AdzBrooks Review: RevAdz micro-Ponzi reboot
There is no information on the AdzBrooks website indicating who owns or runs the business.
The AdzBrooks website domain was registered on the 11th of December 2014, however the domain registration is set to private.
Of note is that a logo for a company called “RevAdz” is hosted on the AdzBrooks website domain:
RevAdz was a Ponzi scheme launched in early 2013 and saw investors make $2 investments on the promise of a $3 ROI and collapsed shortly after launch.
Credited as the admin of RevAdz is MoneyMakerGroup forum member “Rysero”. I wasn’t able to ascertain who Rysero is, but his posting history on the MoneyMakerGroup forum suggests a long history of involvement in dubious looking opportunities.
As always, if a MLM company is not openly upfront about who is running or owns it, think long and hard about joining and/or handing over any money.
The AdzBrooks Product Line
AdzBrooks has no retailable products or services, with affiliates only able to market affiliate membership to the company itself.
The AdzBrooks Compensation Plan
Similar to RevAdz before it, AdzBrooks sees affiliates invest $2 on the promise of an advertised $3 ROI.
A 5% referral commission is paid on each $2 investment made by personally recruited affiliates.
A 3×1 matrix cycler is also offered to affiliates, with positions costing $5.
Once three subsequent positions have been purchased, a ROI of $8 is paid out.
A 5% referral commission is paid on the purchase of cycler positions by personally recruited affiliates. A 5% commission is also paid out when the position of a personally recruited affiliate cycles out of a matrix.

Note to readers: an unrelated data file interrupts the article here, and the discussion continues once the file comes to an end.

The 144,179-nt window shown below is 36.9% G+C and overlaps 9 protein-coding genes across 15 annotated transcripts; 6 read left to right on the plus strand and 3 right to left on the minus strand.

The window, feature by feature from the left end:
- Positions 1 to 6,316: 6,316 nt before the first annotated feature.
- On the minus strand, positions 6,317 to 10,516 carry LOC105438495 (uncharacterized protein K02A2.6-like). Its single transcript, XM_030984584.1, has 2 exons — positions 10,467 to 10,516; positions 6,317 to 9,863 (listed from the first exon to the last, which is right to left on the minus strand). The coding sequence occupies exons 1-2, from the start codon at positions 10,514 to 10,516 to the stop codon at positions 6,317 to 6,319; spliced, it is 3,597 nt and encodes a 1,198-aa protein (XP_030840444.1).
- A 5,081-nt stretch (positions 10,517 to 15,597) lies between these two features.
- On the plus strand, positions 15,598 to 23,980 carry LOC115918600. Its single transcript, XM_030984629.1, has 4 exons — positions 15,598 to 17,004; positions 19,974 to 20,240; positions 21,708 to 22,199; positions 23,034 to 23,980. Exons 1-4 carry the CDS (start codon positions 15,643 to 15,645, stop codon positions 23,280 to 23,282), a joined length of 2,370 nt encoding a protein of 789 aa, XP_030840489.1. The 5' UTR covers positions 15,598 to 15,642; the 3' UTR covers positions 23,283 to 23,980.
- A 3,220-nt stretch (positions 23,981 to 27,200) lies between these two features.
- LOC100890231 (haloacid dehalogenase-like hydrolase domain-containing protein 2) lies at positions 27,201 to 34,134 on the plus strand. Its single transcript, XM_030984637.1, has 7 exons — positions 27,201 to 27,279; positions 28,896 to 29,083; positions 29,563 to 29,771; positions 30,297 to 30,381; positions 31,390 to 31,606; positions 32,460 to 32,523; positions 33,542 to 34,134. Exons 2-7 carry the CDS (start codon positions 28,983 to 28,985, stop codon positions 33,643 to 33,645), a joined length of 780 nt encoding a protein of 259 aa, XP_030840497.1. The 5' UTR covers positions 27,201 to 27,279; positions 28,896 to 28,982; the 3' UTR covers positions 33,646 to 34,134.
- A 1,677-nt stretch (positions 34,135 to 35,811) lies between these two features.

Affiliate membership with AdzBrooks is free, however an affiliate must invest in either a revenue-sharing of cycler position in order to participate in the income opportunity.
As such, the defacto minimum cost of AdzBrooks affiliate membership is between $2 (one revenue-sharing position) and $5 (one matrix cycler position).
A $5 monthly fee is also charged to affiliates who have open matrix cycler positions.
With nothing being marketed or sold to retail customers, AdzBrooks is yet another advertising-based micro-Ponzi scheme.
Affiliates invest in revenue-sharing and/or cycler positions, with ROIs paid out of subsequently invested funds.
The system also automatically shares the revenue from your purchase to all members, and commissions are paid to your sponsor. So, we cannot afford to offer refunds.
Bundled with each of these positions are a series of advertising credits, which can be used to display advertising on the AdzBrooks website.
The ruse is affiliates are purchasing advertising, however in reality it is investment in matrix cycler and revenue-sharing positions that is taking place.
The matrix cycler is pretty straight-forward, you invest in a position in a queue, and once three positions have been invested in after yours – you get paid.
The revenue-sharing is a bit more fluid in terms of how the ROI is paid out, but the premise is the same. New affiliate funds are used to pay off existing investors.
As with all Ponzi schemes, once new affiliate investment dries up AdzBrooks will find itself unable to meet its ROI obligations. This will first manifest itself in the revenue-sharing component of the scheme, as ROIs are advertised as paid out every thirty minutes.
As with RevAdz, once the admin decides it’s not worth their time, they, the money you’ve invested and the AdzBrooks website will simply disappear.